Hawker says that, despite this, the LSCB is doing fine, has well attended meetings and a meaty agenda. “We don’t ask for very big contributions because, in effect, we fund its operations, doing the admin and servicing meetings. I have heard of councils that spend £100,000 on their safeguarding boards but they are probably spending money we spend in other ways. It is nice to produce glossy documents, but it is not necessary.”
The financial pressures on boards are likely to become more intense as they introduce the child death review process next year. But Tuck, who recently went to the US to look at how child fatality teams work there, warns: “If the government wants us to do these things then they must look at funding.”
Although involving partner agencies and attracting enough funding has been a key priority for LSCBs, Walsall’s head of safeguarding Kay Child says it is vital that boards should be “fit for purpose and not unwieldy”. Baatz agrees that it is important to have a manageable and relevant set of people. In Barnet, for example, the London fire brigade was brought in for consultation and training after a spate of arson attacks.
Most LSCBs are chaired by the director of children’s services or another senior local authority employee, but some have opted for independent chairs. The government review concludes that the critical issue appears to be having a chair with “the right skills and attributes”.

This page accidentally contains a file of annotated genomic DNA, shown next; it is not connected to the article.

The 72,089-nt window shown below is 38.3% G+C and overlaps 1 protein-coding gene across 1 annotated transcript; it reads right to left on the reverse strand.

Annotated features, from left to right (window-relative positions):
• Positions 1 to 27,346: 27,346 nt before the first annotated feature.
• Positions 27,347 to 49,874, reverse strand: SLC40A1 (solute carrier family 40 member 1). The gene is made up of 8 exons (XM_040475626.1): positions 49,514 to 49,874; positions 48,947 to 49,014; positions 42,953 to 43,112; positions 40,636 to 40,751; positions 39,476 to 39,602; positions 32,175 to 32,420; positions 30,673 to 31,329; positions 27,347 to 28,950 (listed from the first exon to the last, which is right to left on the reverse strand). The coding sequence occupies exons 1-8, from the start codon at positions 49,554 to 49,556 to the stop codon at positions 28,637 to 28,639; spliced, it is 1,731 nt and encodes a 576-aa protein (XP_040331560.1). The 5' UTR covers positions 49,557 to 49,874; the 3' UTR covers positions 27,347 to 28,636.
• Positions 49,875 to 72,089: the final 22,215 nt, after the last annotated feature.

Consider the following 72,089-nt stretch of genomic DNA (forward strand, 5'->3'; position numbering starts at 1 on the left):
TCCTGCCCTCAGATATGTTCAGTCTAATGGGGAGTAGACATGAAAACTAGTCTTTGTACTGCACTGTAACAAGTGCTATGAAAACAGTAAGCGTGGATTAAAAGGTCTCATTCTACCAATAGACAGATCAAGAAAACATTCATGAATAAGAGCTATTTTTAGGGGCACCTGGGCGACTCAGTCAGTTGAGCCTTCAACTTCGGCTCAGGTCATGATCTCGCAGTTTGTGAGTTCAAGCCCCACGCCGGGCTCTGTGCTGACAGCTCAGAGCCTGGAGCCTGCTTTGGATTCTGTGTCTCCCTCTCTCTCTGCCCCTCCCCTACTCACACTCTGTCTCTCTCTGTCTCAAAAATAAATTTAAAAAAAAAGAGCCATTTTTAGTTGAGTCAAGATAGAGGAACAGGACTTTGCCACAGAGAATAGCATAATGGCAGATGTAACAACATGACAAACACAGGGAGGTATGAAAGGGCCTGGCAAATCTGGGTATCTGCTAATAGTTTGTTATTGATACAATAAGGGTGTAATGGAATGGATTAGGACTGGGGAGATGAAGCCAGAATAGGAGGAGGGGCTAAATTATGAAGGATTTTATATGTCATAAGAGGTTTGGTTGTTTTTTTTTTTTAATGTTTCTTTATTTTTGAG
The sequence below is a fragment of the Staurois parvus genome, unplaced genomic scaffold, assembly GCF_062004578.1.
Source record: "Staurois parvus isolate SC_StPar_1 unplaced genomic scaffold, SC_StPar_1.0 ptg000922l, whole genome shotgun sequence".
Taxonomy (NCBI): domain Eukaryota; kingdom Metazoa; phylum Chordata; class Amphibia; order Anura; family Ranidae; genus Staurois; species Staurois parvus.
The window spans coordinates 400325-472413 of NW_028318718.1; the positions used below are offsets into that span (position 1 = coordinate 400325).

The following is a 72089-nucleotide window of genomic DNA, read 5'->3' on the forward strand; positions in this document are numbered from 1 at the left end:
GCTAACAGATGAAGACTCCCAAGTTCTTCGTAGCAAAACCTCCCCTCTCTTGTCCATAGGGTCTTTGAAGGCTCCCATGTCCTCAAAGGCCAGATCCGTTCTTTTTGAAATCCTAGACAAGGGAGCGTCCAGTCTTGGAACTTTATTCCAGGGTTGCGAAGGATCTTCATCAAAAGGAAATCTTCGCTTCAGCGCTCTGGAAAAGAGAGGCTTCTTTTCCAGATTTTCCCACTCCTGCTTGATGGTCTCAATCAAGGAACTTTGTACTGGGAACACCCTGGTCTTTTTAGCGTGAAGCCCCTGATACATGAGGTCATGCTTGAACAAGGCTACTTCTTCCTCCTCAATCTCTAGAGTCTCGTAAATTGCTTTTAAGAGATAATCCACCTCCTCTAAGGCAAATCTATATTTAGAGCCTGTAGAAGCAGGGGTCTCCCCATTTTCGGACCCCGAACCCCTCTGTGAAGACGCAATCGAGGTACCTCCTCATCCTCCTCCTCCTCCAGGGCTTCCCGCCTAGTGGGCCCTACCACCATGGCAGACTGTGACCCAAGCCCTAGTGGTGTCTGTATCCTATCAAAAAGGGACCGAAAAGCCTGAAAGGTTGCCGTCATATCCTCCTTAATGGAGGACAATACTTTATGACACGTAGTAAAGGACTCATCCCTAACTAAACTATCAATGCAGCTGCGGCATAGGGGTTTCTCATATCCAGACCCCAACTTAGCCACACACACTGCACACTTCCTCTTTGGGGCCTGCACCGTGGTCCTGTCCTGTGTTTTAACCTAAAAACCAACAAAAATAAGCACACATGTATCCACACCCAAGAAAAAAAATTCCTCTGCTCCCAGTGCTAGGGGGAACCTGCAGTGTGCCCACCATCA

Child explains that, in Walsall, the recently-appointed children’s services director chairs the board partly so that he can become acquainted with its workings and the relations between it and various services. She adds that it is important that the chair has “authority, accountability and the relationship with partner agencies”, but suggests reciprocal arrangements between authorities, with children’s directors chairing neighbouring councils’ LSCBs, could also be an option.
Hawker is in no doubt that the chair of the LSCB should be the children’s services director because they have the statutory responsibility for safeguarding children in the area and have the authority to call partners to account. However, he concedes that some form of external scrutiny could be necessary where services are causing concern.